Other Books in Series
This is book number 2 in the The Wind-up Garden series series.
Siblings torn apart by betrayal grapple with their broken bonds—and fight to regain their power—in this stunning conclusion to a mythic epic fantasy duology from the New York Times bestselling author of Wilder Girls.
The Argyros siblings have lost everything. With their father dead and their family home captured, they’re no longer the rulers of their fractured kingdom—and no longer bound to each other.
In the frozen north, Rhea struggles to wield her newly inherited command over death and to find her place in an increasingly distrustful rebel group. Chrysanthi travels to a distant, war-torn land in search of her elusive brother Nitsos, certain that he is there on a dangerous mission to restore the family to its former glory, this time with himself at its head. And Lexos, now stripped of all his power and a political prisoner of the Domina family, is left to rot in a hauntingly desolate palace with nothing but thoughts of revenge.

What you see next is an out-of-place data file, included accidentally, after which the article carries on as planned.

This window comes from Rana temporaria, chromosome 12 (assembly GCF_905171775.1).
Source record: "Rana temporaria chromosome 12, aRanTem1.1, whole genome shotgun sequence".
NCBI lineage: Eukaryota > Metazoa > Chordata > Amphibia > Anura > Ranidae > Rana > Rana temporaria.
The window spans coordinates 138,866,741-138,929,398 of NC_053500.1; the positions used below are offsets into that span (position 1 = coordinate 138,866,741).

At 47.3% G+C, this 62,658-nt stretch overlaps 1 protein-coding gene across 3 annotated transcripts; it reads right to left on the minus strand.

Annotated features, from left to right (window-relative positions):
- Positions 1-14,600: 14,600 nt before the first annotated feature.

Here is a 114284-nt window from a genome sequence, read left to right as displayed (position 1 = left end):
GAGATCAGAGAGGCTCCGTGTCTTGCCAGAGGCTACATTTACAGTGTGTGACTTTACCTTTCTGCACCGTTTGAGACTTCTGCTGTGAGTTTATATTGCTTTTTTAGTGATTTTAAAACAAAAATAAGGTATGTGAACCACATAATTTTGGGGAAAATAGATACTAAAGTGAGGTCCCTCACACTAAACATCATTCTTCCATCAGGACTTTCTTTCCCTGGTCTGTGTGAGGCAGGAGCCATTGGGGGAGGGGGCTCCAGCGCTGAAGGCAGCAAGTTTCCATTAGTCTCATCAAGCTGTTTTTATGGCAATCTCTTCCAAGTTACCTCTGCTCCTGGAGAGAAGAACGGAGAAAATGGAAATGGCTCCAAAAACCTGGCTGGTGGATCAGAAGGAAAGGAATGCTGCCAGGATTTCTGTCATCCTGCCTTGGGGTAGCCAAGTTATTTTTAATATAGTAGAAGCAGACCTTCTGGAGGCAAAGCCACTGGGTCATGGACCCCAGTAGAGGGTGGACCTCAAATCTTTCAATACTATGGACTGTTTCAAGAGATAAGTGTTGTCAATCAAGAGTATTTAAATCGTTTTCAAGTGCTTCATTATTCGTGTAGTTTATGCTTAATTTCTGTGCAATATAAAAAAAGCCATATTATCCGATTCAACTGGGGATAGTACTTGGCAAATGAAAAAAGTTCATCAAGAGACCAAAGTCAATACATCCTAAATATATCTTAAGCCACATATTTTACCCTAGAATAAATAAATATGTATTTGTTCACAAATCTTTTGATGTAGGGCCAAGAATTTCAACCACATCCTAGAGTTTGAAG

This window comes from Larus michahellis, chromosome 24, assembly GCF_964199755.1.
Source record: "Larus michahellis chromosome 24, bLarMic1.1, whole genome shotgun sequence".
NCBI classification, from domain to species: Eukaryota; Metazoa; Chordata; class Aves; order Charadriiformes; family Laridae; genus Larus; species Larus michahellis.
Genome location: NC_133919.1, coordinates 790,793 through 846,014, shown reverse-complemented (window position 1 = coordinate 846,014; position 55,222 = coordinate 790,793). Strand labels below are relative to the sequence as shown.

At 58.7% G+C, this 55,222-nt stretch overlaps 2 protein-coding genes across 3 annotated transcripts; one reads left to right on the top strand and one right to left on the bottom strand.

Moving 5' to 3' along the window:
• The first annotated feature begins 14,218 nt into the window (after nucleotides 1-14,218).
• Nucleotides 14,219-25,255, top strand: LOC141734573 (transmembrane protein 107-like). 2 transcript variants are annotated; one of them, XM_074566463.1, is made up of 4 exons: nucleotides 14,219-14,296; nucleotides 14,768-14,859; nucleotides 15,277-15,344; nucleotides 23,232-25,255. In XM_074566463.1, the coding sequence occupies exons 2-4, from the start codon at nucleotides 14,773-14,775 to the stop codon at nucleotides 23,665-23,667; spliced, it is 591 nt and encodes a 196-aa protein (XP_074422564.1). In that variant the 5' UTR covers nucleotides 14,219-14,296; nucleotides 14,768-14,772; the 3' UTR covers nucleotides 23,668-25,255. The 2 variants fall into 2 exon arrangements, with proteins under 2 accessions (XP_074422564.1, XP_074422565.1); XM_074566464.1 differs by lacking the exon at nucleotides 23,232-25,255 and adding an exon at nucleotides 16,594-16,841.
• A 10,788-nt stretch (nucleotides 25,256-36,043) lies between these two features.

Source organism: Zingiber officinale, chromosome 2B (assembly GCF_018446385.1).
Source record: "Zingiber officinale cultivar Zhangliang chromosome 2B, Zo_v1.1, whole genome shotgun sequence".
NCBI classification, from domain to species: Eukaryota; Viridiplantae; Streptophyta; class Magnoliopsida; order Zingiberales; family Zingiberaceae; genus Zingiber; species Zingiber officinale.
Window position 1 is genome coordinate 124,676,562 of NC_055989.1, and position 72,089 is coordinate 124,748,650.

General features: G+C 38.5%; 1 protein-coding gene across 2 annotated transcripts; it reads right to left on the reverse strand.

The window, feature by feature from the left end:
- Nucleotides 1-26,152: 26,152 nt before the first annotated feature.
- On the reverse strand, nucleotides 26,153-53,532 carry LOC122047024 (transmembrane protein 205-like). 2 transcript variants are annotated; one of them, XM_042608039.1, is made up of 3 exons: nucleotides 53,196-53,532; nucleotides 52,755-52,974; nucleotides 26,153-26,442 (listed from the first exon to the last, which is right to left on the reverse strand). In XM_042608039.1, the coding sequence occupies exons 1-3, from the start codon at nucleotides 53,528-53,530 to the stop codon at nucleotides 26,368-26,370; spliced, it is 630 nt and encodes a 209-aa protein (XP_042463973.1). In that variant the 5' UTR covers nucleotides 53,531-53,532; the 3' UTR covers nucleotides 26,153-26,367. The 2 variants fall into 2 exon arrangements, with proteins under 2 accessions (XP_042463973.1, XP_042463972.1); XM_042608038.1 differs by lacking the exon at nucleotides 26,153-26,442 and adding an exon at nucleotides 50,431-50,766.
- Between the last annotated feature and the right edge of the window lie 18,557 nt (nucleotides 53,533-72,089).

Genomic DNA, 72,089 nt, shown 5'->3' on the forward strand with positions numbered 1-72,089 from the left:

Alone and farther apart than they’ve ever been, the siblings must reckon with the pain of their past and find a new path forward—or risk their own destruction.
In an Orchard Grown from Ash is the dramatic finale of a darkly beautiful, atmospheric saga that explores the cost of power and the weight of legacy.
About the Author
Rory Power lives in Rhode Island. She has an MA in prose fiction from the University of East Anglia and is the New York Times bestselling author of In a Garden Burning Gold, Wilder Girls, and Burn Our Bodies Down.
“The duology’s conclusion . . . is a raw, emotional journey of a family created and broken by the consequences of their actions.”—Library Journal (starred review)
“Power’s blood-soaked and tragic conclusion to the Wind-Up Garden duology (after In a Garden Burning Gold) follows the four royal Argyros siblings—Rhea, Lexos, Nitsos, and Chrysanthi—in the wake of personal and political loss. . . . The author probes even deeper into her series’ exploration of power and corruption, but adds a hopeful note amid all the tragedy and destruction that makes the bloodshed feel worthwhile. Series fans will find this a satisfying conclusion.”—Publishers Weekly